# Gifted Math Education: acceleration, enrichment, and the Calculus Trap

Quite often the question arises as to what is better for gifted kids — acceleration or enrichment. And it seems that many, many parents of gifted kids are adamant that only acceleration could possibly be appropriate for their children. That if they are are ready to take the next step, they should not be “held back” from taking it, and if they don’t learn something “new” they’re being denied the education they have a right to.I’d like to counter that enrichment is not only an appropriate means of meeting at least some of the needs of gifted math students, but in many cases may be a better choice than pure acceleration.

The problem is that, too often, schools say “enrichment” when they mean “do nothing, or at least very little”. And so parents have learned to be highly suspicious of the term.

When I advocate for enrichment for gifted math students, I mean two things:

- A student who is gifted in mathematics should IMO be given more and more difficult problems to solve with the “tricks” they already know. Because the problem solving skills are far more important than the particular bags of tricks.
- These students should be exposed to topics not usually covered (either at all, or at least not very deeply) in a standard curriculum, such as logic, number theory, combinatorics, set theory, recursion, etc…

In many cases, these activities are more beneficial to students, than acceleration. Rather than just completing the standard, rather-bare-bones math curriculum up through high school in record time, students instead get to explore interesting topics, stretch their minds with challenging puzzles, and learn more than the minimum curriculum (which was certainly not designed with the needs and abilities of the gifted learner in mind).

Most standard curricula spent little or not time on “non-routine” problem solving — working on the kinds of problems you might find in math competitions, problem of the week websites, etc. The argument is that there isn’t enough time. Well, I’d argue that it’s well worth *making *time, because, IMO, that kind of thinking and problem solving is a very important part of mathematics. But for gifted kids who have extra time because they zip through the standard curriculum so quickly, it’s even more of a no-brainer to give these kids this kind of experience that will deepen their mathematical thinking skills and better prepare them for higher-level mathematics, or indeed many other disciplines that require excellent thinking and problem-solving skills.

IMO, math is not a race. I say this as a parent, a mathematician, and a volunteer math educator. I’d encourage you to read this article: The Calculus Trap. It addresses the issue from the point of view of high school curriculum, but many of the same principles apply earlier on. It helped me think more clearly about the kinds of experiences that could be beneficial to gifted math students, and helped shape many of my views as articulated above.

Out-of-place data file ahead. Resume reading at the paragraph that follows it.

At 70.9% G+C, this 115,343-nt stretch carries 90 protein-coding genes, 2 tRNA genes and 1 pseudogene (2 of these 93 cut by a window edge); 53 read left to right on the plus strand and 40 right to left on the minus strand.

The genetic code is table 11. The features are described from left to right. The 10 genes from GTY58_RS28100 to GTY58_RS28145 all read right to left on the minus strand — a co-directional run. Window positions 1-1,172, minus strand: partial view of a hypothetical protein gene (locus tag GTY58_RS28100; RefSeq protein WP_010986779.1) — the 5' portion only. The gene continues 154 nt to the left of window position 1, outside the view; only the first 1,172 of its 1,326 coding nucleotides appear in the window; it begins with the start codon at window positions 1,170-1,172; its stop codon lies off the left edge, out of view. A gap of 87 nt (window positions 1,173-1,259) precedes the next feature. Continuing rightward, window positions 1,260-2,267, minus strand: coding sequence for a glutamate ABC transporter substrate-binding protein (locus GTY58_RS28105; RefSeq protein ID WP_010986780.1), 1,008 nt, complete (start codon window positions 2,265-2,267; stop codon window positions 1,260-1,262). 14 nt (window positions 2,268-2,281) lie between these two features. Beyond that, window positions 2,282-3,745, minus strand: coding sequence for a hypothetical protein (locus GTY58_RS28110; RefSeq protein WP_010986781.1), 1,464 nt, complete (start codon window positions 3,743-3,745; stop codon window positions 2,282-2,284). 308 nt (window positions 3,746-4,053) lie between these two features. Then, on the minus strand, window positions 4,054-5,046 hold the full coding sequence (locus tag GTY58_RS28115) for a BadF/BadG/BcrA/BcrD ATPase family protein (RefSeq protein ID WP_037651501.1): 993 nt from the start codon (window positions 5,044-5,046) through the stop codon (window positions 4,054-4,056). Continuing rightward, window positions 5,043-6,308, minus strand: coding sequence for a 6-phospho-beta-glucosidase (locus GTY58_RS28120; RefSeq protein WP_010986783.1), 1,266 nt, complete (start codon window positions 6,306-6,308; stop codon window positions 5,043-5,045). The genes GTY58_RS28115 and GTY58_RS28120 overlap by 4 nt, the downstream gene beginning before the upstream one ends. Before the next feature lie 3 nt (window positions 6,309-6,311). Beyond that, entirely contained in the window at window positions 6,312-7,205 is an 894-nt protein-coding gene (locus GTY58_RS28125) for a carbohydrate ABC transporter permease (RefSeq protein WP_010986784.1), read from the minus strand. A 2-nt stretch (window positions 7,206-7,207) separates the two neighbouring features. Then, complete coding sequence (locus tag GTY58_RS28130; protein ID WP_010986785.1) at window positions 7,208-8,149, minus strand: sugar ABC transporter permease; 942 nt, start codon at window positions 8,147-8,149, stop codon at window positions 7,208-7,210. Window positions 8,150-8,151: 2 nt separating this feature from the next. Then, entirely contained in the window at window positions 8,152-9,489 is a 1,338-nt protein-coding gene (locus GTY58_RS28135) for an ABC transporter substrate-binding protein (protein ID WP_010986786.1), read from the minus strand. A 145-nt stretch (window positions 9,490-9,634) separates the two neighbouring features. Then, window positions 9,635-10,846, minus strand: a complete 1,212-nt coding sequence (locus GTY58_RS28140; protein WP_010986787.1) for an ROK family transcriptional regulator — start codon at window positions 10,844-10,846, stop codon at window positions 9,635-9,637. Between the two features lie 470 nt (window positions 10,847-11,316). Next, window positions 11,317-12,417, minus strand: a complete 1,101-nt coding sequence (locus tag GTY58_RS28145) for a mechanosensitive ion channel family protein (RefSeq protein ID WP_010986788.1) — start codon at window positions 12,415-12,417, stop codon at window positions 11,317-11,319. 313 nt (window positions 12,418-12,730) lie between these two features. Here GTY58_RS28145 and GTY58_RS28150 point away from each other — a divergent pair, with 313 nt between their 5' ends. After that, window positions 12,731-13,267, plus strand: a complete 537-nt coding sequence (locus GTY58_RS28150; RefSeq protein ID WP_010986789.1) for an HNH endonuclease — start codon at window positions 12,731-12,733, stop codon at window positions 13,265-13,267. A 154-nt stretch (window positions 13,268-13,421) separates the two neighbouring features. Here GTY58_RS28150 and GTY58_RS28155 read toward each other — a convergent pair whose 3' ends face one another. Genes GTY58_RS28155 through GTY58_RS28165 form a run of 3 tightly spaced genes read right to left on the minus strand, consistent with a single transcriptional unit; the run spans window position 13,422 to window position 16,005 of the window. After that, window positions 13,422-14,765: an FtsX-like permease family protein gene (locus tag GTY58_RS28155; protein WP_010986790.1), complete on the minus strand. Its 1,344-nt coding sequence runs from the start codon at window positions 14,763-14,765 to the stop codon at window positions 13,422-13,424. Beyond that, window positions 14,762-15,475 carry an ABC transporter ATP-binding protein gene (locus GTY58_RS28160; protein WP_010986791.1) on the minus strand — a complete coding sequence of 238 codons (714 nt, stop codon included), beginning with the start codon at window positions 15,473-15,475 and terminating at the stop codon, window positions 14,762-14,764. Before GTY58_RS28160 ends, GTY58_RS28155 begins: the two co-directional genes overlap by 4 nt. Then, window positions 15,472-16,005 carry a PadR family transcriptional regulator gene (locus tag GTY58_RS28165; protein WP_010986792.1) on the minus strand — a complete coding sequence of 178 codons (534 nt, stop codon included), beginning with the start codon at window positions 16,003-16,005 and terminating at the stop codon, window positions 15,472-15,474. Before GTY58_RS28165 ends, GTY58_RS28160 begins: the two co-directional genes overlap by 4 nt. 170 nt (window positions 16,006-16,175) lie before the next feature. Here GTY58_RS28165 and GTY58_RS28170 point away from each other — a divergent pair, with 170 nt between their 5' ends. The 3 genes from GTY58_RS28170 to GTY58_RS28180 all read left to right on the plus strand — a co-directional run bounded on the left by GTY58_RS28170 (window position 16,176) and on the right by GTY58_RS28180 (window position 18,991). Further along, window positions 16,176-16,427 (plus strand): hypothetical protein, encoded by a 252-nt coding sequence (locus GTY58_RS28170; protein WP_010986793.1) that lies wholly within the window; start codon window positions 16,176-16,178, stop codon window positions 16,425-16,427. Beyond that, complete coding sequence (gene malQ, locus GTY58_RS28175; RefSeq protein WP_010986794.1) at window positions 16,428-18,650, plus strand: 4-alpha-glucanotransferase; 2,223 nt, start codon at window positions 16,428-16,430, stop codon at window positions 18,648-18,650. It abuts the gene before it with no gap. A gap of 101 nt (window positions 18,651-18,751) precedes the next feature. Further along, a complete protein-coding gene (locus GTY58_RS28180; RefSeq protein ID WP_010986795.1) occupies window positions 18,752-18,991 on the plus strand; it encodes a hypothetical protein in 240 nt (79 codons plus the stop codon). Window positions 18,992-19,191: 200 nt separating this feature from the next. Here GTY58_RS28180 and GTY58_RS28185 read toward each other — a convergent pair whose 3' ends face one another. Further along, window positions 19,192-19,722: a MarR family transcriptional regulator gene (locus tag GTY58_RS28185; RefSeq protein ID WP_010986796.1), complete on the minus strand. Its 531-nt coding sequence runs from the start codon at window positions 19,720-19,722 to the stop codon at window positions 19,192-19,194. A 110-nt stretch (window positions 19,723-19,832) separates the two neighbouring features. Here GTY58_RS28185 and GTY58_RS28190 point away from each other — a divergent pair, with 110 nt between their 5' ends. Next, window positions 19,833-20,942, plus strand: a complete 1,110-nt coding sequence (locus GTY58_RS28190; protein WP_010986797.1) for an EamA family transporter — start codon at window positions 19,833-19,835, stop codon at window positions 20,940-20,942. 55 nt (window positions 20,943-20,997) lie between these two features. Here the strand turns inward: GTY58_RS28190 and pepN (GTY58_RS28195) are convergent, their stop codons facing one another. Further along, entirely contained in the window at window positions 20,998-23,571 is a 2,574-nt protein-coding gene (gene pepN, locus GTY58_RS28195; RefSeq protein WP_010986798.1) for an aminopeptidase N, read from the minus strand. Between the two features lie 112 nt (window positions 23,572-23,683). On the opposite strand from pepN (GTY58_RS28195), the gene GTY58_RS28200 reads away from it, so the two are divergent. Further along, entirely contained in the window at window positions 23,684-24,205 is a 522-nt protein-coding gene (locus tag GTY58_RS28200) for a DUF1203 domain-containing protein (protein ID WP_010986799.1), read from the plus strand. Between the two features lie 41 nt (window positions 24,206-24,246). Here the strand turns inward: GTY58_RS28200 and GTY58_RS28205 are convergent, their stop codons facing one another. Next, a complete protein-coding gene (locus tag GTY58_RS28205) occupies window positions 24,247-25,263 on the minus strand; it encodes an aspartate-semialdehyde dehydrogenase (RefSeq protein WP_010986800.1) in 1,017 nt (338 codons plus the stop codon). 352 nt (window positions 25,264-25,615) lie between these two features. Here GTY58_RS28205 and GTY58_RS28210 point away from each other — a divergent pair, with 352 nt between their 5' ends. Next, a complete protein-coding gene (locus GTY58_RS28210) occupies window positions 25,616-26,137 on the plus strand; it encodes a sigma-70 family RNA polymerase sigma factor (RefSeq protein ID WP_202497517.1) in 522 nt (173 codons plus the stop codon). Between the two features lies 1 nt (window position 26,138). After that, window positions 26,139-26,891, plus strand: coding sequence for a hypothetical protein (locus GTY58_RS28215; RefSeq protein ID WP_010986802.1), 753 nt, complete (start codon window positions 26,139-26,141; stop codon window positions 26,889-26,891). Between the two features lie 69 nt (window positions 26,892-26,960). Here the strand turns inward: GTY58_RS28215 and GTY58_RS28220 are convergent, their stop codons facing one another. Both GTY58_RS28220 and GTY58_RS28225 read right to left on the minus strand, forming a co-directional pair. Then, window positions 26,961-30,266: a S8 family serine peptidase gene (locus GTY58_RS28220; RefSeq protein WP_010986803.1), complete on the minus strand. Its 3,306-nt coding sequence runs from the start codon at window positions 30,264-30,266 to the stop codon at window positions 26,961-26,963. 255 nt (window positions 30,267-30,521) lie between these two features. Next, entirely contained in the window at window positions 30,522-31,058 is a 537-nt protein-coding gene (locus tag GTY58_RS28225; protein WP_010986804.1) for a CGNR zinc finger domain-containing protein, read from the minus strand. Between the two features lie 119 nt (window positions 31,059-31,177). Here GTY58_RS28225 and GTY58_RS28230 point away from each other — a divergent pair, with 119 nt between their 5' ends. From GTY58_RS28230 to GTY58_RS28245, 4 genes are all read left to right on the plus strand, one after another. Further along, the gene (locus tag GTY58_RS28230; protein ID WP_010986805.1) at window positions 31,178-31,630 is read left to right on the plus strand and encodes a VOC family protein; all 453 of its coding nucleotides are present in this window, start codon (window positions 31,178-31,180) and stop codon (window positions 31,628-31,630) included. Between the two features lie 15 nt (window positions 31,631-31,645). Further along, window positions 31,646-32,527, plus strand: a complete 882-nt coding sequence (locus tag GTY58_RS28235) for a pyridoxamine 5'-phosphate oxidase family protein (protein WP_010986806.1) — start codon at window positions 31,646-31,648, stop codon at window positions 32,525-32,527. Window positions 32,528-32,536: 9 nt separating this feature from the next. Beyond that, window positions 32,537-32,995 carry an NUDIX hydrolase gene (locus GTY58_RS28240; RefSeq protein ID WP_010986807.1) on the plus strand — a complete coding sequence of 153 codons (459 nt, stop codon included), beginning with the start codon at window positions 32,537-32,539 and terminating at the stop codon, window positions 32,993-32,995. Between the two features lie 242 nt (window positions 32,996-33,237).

Those who know me well probably won’t be surprised to hear that we’ve worked with our kids’ school to take a hybrid approach with our children. They work with kids a couple of years older than themselves, but also spend time on enrichment activities to deepen their mathematical learning and experiences. We’ve elected to have them join the “standard” honors stream here in high school, which starts with honors geometry in 9th grade. This means the have all of middle school to get through “Algebra I” which gives them lots of time to work on extra topics, problem solving, etc.

I have more to say on related topics, such as gifted kids being used as tutors and mentors for other students, possible topics for enrichment starting even in the primary grades, etc. But since this post is getting quite long already, I’ll save those for another day.

I think we are more or less on the same page. Did you see the recent, related post by Pissed Off Teeacher? (spelling intentional). I have the greatest respect for what she does, and how well she seems to do it, but I disagree with her on this one.

I have been following Pissed Off Teeacher (never noticed the spelling until now!) recently, but I don’t know which post you’re talking about.

This one: http://pissedoffteeacher.blogspot.com/2007/09/ap-calculus.html

Oh, yeah, thanks. I had read that, but then forgot about it.

I just read that article on the calculus trap. I agree with it completely. In my calculus class, i try to do just what the article suggests–we do lots of problem solving and I try to test with problems (not concepts) the kids have never seen. I present problems that are very different from what we have done, but the skills we’ve used solve them.

The reason I put so much value on AP calculus is because it is the only class I have come across that teaches these things. Even in the community college I teach in, the math is too watered down. Learning calculus is not nearly as important as learning to think.

Pissed Off — sounds like you teach a great AP calc class. My oldest is only a freshman, so we don’t have personal experience with our local AP calc but I hear good things about the teacher. It’s co-taught with AP physics which I think is a cool idea.

Mathmom – I teach middle school gifted math students and you are absolutely correct about providing quality enrichment. After I give my students a heavy dose of number theory, set theory, and advanced problem solving, they tell me that their high school math courses, at least up to calculus are a waste.